Home Research & Resources Air Purifiers: Do They Work? Find out!

Air Purifiers: Do They Work? Find out!

by pps-DUEditor

The demand for home air purifiers is on the rise. This is because of the growing concerns over air quality. Although homes are designed to provide shelter, you may be exposed to indoor pollutants that activate or worsen lung-related diseases.

Read on to know how air purifiers work and if they’re worth adding to your home.

How Air Purifiers Work

Unlike essential oil, diffusers, and humidifiers, which add particles to indoor air, air purifiers sanitize them. The system helps reduce allergens, pollutants, and toxins in the air.

They are different from air filters too. Air filters only remove particles, while air purifiers do both; remove particles and sanitize as well.

There are different versions of air purifiers available. Some trap particles as air flows through them, while others may defuse particles in the air without filtering.

Another air purifier option is the one that emits negative ions and attracts positive ion particles. However, the disadvantage of this option is the possibility of ozone emissions, which can be fatal for those suffering from lung-related diseases.

Are They Effective?

While the system is effective in purifying the air, it won’t remove or defuse all particles in your home. This is because many particles can sit on surfaces like walls, bedding, carpets, and furniture.

An air purifier used with a (HEPA) filter can help get rid of the following particles:

  • Allergens
  • Mold
  • Smoke
  • Indoor toxins

Air Purifier Benefits

Just like medicines for allergies and asthma help ease symptoms and prevent reactions, air purifiers help eliminate the triggers of your symptoms. With continued use, you may experience lesser asthma symptoms and allergic reactions.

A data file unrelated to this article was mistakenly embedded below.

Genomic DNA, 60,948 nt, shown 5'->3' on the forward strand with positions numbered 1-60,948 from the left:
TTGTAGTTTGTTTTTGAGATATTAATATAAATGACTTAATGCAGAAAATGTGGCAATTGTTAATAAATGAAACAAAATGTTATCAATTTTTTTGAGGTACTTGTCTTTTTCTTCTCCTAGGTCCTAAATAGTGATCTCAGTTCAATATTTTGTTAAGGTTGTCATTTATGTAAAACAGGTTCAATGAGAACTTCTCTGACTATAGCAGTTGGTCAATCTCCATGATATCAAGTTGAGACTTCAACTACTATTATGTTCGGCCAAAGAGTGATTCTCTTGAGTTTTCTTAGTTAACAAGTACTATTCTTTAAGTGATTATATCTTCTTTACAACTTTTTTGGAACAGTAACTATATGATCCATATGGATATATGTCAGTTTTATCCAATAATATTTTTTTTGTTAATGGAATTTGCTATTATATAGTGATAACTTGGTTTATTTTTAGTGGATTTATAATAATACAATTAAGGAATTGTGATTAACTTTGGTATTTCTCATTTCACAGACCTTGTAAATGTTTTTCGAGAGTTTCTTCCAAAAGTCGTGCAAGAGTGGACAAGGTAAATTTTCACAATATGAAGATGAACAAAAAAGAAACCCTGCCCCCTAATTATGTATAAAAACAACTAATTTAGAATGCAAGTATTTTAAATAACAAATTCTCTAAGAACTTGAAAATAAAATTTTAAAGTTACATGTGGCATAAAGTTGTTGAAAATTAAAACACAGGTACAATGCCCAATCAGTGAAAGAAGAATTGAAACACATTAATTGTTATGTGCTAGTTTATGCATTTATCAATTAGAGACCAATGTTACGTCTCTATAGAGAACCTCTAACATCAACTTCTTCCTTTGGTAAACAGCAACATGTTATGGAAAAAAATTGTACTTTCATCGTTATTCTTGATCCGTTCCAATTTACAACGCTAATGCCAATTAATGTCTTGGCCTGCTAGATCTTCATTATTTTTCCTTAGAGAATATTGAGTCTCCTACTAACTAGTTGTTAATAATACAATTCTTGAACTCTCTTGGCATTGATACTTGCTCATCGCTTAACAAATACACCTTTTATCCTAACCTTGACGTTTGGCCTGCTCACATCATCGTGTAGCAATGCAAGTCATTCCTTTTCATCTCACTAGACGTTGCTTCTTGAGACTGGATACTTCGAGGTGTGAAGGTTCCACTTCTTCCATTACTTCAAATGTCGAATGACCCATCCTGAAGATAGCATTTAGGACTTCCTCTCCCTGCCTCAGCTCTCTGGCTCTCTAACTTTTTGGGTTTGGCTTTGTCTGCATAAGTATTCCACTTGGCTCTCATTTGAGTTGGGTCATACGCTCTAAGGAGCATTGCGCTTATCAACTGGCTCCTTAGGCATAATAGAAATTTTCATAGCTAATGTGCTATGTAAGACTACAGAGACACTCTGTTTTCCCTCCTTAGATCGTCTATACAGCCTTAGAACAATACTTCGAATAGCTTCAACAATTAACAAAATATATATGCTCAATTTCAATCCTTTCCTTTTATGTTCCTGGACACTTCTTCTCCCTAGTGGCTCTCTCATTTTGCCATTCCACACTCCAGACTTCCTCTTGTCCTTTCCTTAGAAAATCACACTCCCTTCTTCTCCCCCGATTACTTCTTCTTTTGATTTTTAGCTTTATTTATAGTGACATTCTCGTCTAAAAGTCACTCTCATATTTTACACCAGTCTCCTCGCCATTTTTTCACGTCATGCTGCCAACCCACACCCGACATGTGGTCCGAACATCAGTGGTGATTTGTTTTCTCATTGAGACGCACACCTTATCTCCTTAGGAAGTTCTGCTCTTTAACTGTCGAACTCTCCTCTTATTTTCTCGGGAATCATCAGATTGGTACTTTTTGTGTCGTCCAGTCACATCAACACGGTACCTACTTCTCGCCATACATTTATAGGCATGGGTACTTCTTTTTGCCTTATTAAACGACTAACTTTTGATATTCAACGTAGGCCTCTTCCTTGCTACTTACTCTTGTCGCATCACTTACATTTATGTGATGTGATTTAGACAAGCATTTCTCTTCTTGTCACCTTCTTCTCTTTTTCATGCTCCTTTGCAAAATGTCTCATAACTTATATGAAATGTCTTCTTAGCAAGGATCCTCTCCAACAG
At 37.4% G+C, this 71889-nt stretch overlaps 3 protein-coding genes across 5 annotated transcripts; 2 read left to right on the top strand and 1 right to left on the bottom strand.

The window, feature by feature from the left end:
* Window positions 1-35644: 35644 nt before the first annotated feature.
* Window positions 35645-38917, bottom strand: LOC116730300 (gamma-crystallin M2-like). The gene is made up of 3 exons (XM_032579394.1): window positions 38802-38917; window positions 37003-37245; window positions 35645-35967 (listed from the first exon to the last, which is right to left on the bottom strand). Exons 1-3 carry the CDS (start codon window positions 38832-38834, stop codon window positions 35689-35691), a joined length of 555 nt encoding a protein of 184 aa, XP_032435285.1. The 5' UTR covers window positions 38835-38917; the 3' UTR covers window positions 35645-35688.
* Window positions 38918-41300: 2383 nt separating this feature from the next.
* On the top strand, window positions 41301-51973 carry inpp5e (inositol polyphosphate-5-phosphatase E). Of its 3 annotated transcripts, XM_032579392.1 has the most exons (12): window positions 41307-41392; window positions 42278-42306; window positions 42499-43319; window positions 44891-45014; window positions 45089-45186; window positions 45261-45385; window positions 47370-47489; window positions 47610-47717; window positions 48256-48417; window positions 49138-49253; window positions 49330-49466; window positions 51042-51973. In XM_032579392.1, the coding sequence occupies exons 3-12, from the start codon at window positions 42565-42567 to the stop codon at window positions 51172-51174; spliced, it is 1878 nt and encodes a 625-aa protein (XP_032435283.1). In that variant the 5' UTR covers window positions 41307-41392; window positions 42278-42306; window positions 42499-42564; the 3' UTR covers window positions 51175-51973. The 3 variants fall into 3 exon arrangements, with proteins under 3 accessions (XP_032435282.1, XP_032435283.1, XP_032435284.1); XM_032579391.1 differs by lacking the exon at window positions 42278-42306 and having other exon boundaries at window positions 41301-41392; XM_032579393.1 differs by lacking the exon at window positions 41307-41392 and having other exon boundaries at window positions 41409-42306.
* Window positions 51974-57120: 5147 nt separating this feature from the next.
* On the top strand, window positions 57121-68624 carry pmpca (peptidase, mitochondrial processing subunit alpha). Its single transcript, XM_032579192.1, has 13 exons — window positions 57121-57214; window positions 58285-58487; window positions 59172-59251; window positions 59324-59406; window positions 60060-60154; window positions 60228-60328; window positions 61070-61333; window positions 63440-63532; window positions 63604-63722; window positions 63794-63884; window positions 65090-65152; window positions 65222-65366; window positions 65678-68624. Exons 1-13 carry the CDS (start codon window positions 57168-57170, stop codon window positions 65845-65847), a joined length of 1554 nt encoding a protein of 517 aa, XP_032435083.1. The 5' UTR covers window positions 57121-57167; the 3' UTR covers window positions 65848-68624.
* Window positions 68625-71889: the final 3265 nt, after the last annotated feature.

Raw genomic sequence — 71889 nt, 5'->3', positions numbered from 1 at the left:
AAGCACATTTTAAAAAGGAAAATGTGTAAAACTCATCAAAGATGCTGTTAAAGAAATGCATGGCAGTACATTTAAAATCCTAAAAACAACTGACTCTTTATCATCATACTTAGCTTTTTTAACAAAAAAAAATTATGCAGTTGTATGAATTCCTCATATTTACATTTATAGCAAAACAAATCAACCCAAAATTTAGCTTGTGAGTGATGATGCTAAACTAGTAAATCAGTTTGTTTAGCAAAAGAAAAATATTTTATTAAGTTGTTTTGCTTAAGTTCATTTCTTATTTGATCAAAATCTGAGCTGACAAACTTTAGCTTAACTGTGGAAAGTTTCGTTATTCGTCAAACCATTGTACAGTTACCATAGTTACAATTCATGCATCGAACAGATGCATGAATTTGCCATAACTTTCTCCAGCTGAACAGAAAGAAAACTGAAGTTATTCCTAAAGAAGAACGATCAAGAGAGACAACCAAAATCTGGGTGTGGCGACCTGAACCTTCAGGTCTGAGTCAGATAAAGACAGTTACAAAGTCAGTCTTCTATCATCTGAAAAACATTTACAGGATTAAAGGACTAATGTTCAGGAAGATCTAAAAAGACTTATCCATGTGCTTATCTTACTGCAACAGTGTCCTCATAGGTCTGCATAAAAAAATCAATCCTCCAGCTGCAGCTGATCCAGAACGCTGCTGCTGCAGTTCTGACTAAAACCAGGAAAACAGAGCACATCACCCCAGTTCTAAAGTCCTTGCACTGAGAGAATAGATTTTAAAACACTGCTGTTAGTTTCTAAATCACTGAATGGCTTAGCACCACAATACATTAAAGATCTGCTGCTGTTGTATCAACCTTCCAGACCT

However, do not consider this as a replacement for your medications. Consult with your doctor before reducing or discontinuing any medications.

What They Won’t Work For

Air purifiers are more effective when used with a filter (preferably HEPA).

The size of the air purifier also matters. If you’re trying to get clean air for your entire home, you will need a large system or multiple smaller purifiers for each room.

Air purifiers only remove particles in the air, not the particles that rest on surfaces in your home.

You can prevent aggravating particles from entering your indoor air space by doing the following:

  • Clean carpets, rugs, and fabric furniture regularly.
  • Wash bedding using hot water once a week.
  • Ensure the humidity level in your home is low enough to prevent dust mites and mold.
  • If suffering from severe allergies, replace carpeting with vinyl or hardwood flooring.
  • Bathe pets often and avoid sleeping next to them if you are allergic to pet dander.
  • Switch to non-toxic cleaning products, if possible.
  • Avoid smoking inside the house.
  • Replace HVAC air filters every 30 to 90 days.

Before you invest in an air purifier, consider conducting a home air quality test to know if you need one.

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